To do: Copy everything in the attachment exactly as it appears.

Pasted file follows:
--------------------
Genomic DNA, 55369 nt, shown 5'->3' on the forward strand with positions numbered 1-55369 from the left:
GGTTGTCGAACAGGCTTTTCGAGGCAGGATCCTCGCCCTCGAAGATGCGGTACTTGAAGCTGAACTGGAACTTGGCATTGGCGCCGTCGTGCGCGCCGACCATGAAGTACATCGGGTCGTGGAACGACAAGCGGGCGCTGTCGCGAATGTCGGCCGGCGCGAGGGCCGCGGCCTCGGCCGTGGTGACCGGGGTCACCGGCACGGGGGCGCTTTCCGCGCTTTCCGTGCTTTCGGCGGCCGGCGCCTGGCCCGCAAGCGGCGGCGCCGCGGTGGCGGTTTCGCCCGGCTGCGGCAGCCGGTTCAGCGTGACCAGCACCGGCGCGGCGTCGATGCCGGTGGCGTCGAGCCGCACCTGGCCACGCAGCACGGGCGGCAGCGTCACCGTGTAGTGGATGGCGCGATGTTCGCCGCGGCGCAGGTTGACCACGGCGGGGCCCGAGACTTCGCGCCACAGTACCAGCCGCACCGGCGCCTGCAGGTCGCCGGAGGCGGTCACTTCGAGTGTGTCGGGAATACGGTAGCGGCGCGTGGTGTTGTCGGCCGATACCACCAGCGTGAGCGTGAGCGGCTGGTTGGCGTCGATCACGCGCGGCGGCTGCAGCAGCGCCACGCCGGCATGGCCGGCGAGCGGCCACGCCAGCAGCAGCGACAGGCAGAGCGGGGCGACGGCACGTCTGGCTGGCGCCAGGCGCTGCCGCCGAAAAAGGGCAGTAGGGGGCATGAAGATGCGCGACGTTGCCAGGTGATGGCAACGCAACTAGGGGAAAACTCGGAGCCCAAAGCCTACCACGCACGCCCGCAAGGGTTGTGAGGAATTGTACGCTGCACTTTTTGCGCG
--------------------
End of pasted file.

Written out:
Genomic DNA, 55369 nt, shown 5'->3' on the forward strand with positions numbered 1-55369 from the left:
GGTTGTCGAACAGGCTTTTCGAGGCAGGATCCTCGCCCTCGAAGATGCGGTACTTGAAGCTGAACTGGAACTTGGCATTGGCGCCGTCGTGCGCGCCGACCATGAAGTACATCGGGTCGTGGAACGACAAGCGGGCGCTGTCGCGAATGTCGGCCGGCGCGAGGGCCGCGGCCTCGGCCGTGGTGACCGGGGTCACCGGCACGGGGGCGCTTTCCGCGCTTTCCGTGCTTTCGGCGGCCGGCGCCTGGCCCGCAAGCGGCGGCGCCGCGGTGGCGGTTTCGCCCGGCTGCGGCAGCCGGTTCAGCGTGACCAGCACCGGCGCGGCGTCGATGCCGGTGGCGTCGAGCCGCACCTGGCCACGCAGCACGGGCGGCAGCGTCACCGTGTAGTGGATGGCGCGATGTTCGCCGCGGCGCAGGTTGACCACGGCGGGGCCCGAGACTTCGCGCCACAGTACCAGCCGCACCGGCGCCTGCAGGTCGCCGGAGGCGGTCACTTCGAGTGTGTCGGGAATACGGTAGCGGCGCGTGGTGTTGTCGGCCGATACCACCAGCGTGAGCGTGAGCGGCTGGTTGGCGTCGATCACGCGCGGCGGCTGCAGCAGCGCCACGCCGGCATGGCCGGCGAGCGGCCACGCCAGCAGCAGCGACAGGCAGAGCGGGGCGACGGCACGTCTGGCTGGCGCCAGGCGCTGCCGCCGAAAAAGGGCAGTAGGGGGCATGAAGATGCGCGACGTTGCCAGGTGATGGCAACGCAACTAGGGGAAAACTCGGAGCCCAAAGCCTACCACGCACGCCCGCAAGGGTTGTGAGGAATTGTACGCTGCACTTTTTGCGCG